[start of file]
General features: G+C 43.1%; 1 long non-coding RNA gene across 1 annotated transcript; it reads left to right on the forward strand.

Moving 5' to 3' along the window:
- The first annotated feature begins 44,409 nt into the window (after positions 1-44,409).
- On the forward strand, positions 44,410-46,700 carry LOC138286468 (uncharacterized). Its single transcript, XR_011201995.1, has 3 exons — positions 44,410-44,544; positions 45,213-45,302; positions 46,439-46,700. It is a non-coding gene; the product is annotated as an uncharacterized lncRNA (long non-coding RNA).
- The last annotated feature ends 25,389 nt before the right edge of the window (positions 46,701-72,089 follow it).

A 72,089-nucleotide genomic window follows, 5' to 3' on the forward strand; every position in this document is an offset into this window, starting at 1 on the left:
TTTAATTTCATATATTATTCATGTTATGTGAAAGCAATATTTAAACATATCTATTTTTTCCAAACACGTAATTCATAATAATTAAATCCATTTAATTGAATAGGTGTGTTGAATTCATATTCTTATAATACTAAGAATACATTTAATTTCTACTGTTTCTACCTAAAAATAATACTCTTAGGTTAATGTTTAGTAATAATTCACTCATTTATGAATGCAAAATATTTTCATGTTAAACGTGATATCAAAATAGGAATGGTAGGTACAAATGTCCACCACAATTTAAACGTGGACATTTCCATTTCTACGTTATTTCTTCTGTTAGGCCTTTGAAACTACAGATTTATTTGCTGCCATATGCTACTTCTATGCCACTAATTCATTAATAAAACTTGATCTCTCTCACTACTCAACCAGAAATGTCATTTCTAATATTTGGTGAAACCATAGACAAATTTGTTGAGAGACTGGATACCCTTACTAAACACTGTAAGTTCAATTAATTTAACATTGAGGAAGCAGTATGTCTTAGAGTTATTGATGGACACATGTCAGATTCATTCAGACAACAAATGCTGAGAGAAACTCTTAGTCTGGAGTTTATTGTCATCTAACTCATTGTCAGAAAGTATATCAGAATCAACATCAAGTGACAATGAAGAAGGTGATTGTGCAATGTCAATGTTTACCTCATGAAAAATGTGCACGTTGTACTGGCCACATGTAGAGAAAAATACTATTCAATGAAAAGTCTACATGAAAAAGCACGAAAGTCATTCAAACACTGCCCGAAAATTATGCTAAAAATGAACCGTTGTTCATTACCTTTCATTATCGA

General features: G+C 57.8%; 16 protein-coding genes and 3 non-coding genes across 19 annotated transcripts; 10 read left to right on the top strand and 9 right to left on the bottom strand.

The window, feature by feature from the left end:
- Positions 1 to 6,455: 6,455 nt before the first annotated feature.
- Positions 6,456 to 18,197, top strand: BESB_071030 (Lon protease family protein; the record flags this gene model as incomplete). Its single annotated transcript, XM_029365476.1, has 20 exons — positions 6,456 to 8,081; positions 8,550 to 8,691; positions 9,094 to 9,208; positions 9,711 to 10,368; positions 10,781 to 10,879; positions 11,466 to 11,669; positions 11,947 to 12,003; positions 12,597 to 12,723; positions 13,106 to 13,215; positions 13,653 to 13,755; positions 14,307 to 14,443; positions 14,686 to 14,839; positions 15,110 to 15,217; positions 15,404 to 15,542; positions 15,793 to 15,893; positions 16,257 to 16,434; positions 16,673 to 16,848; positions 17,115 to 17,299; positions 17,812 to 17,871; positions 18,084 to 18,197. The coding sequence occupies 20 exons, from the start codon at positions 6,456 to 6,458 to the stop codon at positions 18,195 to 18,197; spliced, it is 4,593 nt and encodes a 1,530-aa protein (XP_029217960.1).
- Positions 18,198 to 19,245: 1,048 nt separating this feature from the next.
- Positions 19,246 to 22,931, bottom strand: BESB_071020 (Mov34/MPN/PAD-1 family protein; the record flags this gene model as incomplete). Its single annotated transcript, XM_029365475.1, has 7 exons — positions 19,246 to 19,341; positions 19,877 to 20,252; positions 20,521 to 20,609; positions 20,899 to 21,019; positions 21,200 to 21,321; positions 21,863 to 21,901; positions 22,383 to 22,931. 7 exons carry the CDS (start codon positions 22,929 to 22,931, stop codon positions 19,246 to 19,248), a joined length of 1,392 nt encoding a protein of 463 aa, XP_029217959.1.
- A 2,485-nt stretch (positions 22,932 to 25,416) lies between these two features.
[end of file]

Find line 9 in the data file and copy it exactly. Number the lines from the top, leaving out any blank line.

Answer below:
The window, feature by feature from the left end: